If you suspected there was gold in them there hills to the north of the ACT, then there's a West Australian mining company which is betting on it.
Areas to the north of Canberra, from Gurrundah to Bungendore, fall under a broad 350-square-kilometre area of assessment by Aruma Resources in an exploration licence application lodged with the NSW Department of Planning, Industry and Environment.
Founded in 2010, Aruma Resources is an ASX-listed company headed by chemical geologist Peter Schwann, who has applied his "sediment host" gold theory to exploration leases in Western Australia.
Aruma holds 100 per cent ownership of three active gold exploration projects in the Eastern Goldfields, just east of the WA major mining centre of Kalgoorlie.
The company recently sought to obtain more working capital to explore its existing leases in the Pilbara area of WA and for "the evaluation of the Capital Gold Project located in NSW".
The company's Capital Gold Project sits within a small portion of the Lachlan Fold, a huge boot-shaped tectonic structure of folded and faulted rocks of similar age which stretches from Bourke, in the mid-west of NSW, to Ballarat, in Victoria.
Copper, gold and a host of other minerals have been discovered in the fold. Copper Hill mine, near Molong in the central west of NSW, was one of the first copper mines in Australia starting in 1845.
There are remnants of old gold diggings littered throughout the areas to the north of Canberra. Some of the region's road names, such as Old Goldmines Road near Sutton, and Macs Reef Road further north - named after William McEnally's gold reef near Newington Rd, Wamboin - provide clear evidence. And in Canberra, of course, there's our own Gold Creek.
After the NSW government surveyor concluded in 1852 that "gold in profitable quantities will hereafter be found in some part of the district of which Bywong Hill is the centre", prospectors flocked to the region.
The Gundaroo goldfields were proclaimed in 1873. In 1895, Bywong was a thriving gold mining area, with about 300 people actively working the diggings.
By the turn of the century, the diggings were all but exhausted using old-fashioned mining methodologies.
However, specialist heavy equipment and techniques now make low-yield gold mining potentially more profitable.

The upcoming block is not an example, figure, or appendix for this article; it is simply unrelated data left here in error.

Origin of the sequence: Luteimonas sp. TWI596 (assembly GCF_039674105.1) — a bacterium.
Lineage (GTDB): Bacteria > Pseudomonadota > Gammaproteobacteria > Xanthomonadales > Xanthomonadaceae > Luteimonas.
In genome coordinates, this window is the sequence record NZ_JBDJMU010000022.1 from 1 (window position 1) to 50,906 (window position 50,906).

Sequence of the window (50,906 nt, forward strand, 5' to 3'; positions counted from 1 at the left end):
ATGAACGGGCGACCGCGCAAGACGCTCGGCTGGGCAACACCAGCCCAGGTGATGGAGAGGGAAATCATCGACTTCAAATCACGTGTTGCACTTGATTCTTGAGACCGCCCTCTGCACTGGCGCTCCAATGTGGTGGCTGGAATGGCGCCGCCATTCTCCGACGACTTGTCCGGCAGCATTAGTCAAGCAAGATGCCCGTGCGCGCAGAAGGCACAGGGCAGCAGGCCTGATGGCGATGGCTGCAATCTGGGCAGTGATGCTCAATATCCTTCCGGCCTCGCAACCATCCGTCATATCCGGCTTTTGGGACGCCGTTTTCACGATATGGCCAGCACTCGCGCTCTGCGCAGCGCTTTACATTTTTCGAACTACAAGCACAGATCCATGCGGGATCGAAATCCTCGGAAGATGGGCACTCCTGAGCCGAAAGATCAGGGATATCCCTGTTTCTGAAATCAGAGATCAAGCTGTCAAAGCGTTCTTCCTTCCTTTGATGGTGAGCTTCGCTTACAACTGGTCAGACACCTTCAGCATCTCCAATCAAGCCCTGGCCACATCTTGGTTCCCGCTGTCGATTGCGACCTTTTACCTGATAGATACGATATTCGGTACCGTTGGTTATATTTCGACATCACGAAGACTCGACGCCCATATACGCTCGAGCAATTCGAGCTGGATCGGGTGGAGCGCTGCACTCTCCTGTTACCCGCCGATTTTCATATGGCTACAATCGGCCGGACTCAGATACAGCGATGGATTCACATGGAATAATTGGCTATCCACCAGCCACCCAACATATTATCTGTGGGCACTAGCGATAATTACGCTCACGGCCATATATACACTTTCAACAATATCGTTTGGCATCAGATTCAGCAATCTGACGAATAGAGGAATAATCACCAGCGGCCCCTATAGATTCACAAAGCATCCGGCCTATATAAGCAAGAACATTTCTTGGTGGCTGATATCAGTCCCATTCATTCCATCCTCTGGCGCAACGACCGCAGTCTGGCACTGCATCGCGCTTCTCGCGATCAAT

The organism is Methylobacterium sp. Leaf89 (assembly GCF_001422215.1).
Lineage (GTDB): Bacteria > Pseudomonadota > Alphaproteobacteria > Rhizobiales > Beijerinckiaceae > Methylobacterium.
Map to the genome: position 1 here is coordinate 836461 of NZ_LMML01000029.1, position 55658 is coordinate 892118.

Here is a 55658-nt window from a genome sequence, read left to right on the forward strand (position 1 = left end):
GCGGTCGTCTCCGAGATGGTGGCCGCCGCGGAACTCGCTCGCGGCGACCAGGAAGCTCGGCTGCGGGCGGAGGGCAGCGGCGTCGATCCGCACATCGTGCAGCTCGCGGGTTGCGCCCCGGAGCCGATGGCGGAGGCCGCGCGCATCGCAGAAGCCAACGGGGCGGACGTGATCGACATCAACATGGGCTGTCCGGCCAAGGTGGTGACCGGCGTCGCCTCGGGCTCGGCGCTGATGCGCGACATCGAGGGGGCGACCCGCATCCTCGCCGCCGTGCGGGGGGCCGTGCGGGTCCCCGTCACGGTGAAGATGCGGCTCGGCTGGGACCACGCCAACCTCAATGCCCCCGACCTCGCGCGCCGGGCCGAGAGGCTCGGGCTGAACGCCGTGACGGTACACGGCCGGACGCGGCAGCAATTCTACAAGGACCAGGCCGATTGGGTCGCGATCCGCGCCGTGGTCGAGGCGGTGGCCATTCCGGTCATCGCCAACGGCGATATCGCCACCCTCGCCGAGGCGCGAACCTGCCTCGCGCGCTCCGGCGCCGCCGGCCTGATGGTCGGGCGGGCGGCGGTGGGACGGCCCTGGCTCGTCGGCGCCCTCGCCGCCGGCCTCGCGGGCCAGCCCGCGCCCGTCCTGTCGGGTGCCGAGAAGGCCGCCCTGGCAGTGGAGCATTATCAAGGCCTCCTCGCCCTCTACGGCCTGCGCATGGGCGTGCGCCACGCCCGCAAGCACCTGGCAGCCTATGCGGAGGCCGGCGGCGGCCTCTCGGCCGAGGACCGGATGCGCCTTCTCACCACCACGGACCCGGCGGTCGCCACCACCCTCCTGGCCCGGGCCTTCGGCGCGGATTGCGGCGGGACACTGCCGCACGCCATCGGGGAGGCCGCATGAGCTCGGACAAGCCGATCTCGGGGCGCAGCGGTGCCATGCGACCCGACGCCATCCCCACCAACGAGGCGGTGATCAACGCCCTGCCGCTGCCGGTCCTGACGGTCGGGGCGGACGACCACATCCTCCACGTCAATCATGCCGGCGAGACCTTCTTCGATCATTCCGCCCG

Attempts to extract viable quantities of gold from previously mined leases and digs to Canberra's north have been largely unsuccessful.
Helicopter-based airborne electromagnetic surveys, which measure variations in the electrical conductivity of the ground to detect geological changes, have been conducted of various areas around Gundaroo, Bywong and Wamboin in recent years, although these were separate to the more recent Aruma Resources investigation.
Mr Schwann described his chances of making a gold discovery in the area around "one in 10,000", although clearly it's a punt he's prepared to wager given the current price of the precious metal sits around $77 per gram.
"The first step in the exploration of the project will be a desktop data-gathering process from historical records of previous exploration and mining," he said.
"The second phase will be to identify areas of possible interest and meet the stakeholders and seek permission for access if required."
This may be followed by airborne sensing using drones.
Mining exploration leases are highly contentious, in that they provide for the owner of the lease to gain access to private property, without permission required, for the purposes of drilling or soil sampling.
However, Mr Schwann has sought to reassure local landholders that there would be a complete consultation before any "on-ground" activity.
"Rule number one in mining exploration is do not get offside with the farmer," he said.